The term art on paper is used to describe drawings, watercolors, and all types of printing that use paper as the support, just as canvas or panels are the support for paintings.
In China, where paper was invented in the 2nd century AD, silk strips were soaked in water, beaten to form a pulp and thinly spread in an even layer on a woven screen. The water was allowed to drain away and the dried fibers formed a sheet of paper. Japan, then perfected the art of paper making using raw plant fibers and continues today as a thriving industry.
Pressing and sizing were the last steps in the process of determining the characteristics of the paper. Sizing determines the absorbency of the sheet. Without sizing, all paper would be as absorbent as a blotter.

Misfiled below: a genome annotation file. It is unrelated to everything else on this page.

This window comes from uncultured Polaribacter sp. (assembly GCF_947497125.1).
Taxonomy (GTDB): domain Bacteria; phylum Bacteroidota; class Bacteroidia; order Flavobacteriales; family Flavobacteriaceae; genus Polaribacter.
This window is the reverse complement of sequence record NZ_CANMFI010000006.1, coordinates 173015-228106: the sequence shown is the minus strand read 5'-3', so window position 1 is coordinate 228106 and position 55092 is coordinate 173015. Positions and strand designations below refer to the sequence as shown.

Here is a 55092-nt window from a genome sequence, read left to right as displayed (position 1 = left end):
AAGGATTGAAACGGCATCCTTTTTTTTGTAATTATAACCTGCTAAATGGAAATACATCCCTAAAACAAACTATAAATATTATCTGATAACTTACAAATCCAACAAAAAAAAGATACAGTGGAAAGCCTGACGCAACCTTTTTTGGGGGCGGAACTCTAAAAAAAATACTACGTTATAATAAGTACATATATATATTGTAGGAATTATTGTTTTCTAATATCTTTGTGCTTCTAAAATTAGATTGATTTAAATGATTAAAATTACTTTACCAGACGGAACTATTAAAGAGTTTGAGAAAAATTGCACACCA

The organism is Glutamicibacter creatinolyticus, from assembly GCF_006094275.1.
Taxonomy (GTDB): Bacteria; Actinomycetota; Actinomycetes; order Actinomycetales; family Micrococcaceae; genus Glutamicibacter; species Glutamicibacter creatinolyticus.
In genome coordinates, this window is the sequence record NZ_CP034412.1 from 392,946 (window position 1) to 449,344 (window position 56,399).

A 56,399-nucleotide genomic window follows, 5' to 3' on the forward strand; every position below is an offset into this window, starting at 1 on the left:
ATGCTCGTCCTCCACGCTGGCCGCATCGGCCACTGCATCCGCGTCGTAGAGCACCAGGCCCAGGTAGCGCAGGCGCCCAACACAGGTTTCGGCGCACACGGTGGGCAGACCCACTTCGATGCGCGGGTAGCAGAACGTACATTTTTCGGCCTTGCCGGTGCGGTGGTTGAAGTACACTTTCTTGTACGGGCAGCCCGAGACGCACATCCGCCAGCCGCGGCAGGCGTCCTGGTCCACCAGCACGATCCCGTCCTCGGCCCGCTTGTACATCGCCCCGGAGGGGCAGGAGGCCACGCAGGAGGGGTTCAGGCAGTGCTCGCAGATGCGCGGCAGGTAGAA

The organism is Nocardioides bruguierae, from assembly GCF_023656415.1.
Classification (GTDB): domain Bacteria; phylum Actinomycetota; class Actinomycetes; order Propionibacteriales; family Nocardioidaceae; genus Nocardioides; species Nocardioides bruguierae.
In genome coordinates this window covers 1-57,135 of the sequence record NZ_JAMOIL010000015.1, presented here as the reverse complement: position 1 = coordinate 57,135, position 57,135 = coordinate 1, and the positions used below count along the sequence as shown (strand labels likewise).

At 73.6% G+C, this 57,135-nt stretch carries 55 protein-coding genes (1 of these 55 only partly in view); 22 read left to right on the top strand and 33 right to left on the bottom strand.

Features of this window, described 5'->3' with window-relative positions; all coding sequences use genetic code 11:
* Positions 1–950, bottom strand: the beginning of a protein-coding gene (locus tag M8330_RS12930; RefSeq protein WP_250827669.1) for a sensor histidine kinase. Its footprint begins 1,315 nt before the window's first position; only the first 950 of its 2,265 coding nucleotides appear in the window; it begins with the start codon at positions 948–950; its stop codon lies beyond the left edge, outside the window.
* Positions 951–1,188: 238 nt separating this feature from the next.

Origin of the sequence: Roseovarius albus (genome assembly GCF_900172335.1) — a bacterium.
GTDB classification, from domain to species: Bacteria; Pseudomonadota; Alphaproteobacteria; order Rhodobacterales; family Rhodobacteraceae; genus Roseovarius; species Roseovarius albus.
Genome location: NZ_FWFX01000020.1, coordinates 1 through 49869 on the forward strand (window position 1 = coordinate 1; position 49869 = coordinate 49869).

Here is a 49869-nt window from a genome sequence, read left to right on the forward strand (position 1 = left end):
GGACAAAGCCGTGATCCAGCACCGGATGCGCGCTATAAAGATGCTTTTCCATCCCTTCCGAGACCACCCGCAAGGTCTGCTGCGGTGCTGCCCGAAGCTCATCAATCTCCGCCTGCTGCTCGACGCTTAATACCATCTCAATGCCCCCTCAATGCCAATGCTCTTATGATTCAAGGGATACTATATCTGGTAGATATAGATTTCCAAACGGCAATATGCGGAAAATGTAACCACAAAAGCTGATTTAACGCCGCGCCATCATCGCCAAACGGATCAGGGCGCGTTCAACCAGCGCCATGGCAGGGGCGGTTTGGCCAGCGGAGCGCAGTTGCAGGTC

In the 18th century, wood pulp was found to be suitable and large quantities of wood pulp papers appeared. Cotton and linen rags were still used for expensive, high quality fine art papers and boards.
Papers now called “acid-free”, “archival” or “pH Neutral” and may be made of 100% cotton rags or purified wood pulp. The term pH refers to the balance of acid and alkaline in a substance. It was not until the development of sheet glass that framing art on paper was practical.
For many years the value of art on paper such as watercolors did not compare to the value of paintings. That was thought of as only pulmonary works for a painting, although this did not diminish their artistic value.
This type of print can be made from most any type of artistic media including oil paintings, watercolors, acrylics, etc.